20 June 2023

2023 Midyear Private Credit Direct Lending Outlook: Durability to Weather Challenges

James Fisher

James Fisher

Managing Director, Head of PineBridge Private Credit

Brian Senatore

Brian Senatore

Managing Director, Head of Portfolio Management & Underwriting

Doug Lyons

Doug Lyons

Managing Director, Head of Origination

Joseph Taylor, CFA

Joseph Taylor, CFA

Managing Director, Head of Capital Markets

2023 Midyear Private Credit Direct Lending Outlook: Durability to Weather Challenges
  • Private credit direct lending has demonstrated its durability through multiple cycles and under stressful macro conditions, and many investors have historically considered private credit direct lending to be a critical part of their diversified fixed income portfolios, aiming to provide attractive yields and safety.

  • Historically, lower-middle-market companies (with EBITDA of $7.5 million to $30 million) that have long operating histories, leadership positions in their market segments, and seasoned management teams at the helm have shown to be compelling investments.

  • While new deal M&A is expected to remain somewhat soft for the rest of 2023, the depth of the direct lending market combined with potential add-on investment activity are some of the factors that demonstrate that the middle-market segment remains open and positive for private lenders.

  • In light of current macro challenges, we believe it is critical for private credit investors to look under the hood at an investment’s “cushion” – namely, fixed-charge and interest coverage, variable versus fixed costs, and leverage ratios.

The historically durable “all weather” attributes of private credit direct lending, which has successfully weathered challenging macro periods in the past, have come to the fore in the current high-interest-rate environment. While merger and acquisition (M&A) activity is likely to cool somewhat, private equity sponsors appear to be pivoting toward lending opportunities with existing portfolio companies in support of growth. Overall, we believe the opportunity set for investors remains robust and deep enough to enable a selective approach, including both new and add-on lending opportunities. We view experience as a critical differentiator in the current environment, along with highly disciplined credit and sector selection and strong partnerships with private equity sponsors.

Investors employing an approach that focuses on safety, selectivity, and market leadership are believed to drive stable performance through challenging market conditions, and over time. With current yields of roughly 12% in lower-middle-market direct lending1 and a more lender-friendly environment (with better pricing and tighter terms), sophisticated investors see the asset class as well positioned for the rest of the year and continues to offer attractive risk-adjusted return potential.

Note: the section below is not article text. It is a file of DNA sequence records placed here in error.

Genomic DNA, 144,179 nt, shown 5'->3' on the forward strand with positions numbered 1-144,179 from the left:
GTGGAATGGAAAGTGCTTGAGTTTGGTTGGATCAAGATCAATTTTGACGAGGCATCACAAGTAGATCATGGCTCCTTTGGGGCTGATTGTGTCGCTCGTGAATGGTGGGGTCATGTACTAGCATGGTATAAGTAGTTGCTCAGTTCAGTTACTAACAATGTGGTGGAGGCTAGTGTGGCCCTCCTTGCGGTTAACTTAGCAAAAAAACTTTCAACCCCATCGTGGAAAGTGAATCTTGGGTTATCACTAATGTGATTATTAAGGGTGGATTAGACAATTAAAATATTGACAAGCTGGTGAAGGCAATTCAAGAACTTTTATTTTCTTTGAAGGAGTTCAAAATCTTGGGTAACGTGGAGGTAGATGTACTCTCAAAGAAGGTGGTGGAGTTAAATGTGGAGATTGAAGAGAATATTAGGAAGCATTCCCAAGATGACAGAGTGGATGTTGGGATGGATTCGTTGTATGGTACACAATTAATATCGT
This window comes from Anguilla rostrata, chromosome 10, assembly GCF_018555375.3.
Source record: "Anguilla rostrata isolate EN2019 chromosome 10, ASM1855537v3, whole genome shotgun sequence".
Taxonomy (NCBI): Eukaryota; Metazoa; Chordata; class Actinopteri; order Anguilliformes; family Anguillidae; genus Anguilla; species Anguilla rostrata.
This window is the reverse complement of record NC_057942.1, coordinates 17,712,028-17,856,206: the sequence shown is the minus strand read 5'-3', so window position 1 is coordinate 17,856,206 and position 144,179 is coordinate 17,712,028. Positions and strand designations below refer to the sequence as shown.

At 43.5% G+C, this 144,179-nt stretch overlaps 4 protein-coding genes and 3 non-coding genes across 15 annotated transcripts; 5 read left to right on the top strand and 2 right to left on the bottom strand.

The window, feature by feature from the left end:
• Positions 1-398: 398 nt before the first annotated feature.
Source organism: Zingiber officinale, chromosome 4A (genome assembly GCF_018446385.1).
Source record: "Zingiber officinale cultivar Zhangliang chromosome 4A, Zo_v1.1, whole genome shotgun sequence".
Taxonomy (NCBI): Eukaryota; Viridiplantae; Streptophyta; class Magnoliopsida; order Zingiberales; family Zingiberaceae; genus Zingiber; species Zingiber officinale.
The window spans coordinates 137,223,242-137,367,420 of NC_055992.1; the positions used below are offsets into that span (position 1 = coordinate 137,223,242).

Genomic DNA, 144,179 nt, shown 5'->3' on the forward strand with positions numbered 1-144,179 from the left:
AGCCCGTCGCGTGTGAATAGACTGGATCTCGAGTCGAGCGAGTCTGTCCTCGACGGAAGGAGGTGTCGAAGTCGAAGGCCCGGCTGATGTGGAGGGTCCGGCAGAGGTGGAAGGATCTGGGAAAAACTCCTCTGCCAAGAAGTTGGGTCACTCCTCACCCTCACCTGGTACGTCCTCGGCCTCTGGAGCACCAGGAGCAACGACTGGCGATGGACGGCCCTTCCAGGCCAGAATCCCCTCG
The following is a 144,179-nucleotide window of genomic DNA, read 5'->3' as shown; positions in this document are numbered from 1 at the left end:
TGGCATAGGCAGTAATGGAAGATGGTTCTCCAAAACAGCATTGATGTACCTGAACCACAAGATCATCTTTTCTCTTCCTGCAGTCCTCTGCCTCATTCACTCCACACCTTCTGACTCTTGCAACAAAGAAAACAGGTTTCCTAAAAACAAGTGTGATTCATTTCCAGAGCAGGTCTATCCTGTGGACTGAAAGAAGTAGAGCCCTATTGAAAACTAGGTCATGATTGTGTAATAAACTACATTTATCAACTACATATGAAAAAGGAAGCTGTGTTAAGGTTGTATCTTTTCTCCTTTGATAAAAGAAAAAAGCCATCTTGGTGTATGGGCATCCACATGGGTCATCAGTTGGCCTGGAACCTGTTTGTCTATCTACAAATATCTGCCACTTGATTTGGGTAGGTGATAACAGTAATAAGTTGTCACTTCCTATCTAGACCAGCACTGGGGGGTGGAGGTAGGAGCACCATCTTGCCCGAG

Key Convictions

1) Lower-middle-market companies with long operating histories, leadership positions in their market segments, and seasoned management teams at the helm remain compelling investments.

While private credit is not one-size-fits-all and provides many different “flavors,” PineBridge has historically focused on traditional lower-middle-market direct lending – with conservative structures, traditional sectors, and investing alongside experienced private equity sponsors. Historically, lower-middle-market companies (with EBITDA of $7.5 million to $30 million) that have long operating histories, leadership positions in their market segments, and seasoned management teams at the helm have shown to be compelling investments.

Businesses that have shown stability and durability during both stronger and weaker environments and that benefited from real cash generation and a competitive “moat” – i.e., distinct relevance and value to their client base – have been viewed as stable, quality opportunities.

When paired with a conservative approach to portfolio construction and underwriting, investors who target these types of opportunities have historically stood to garner durable risk-adjusted return potential across macroeconomic environments.

Sector selection also matters – and those service-oriented business models have tended to perform better in a high-inflation environment (less sensitive to inflation relative to manufacturing companies). Broadly speaking, the companies with the strongest prospects appear to be those with long operating histories (measured in decades, not years) that display leadership in their market segments, with seasoned management teams and leading private equity sponsors at the helm.

2) M&A is likely to weaken, but lending opportunities are still plentiful.

A weaker macroeconomic backdrop and the resulting hit to earnings is likely to curb M&A in the second half of 2023. PE sponsors are expected to have longer holding periods for their investments and be slower to sell their portfolio companies as they try to avoid selling into an environment in which lower earnings mean companies command lower valuations in the market. 

Similarly, valuations for first-time buyouts – where the founder/owner/management is selling to a PE sponsor – may contract as management teams hold off on selling majority control in an environment where earnings are challenged.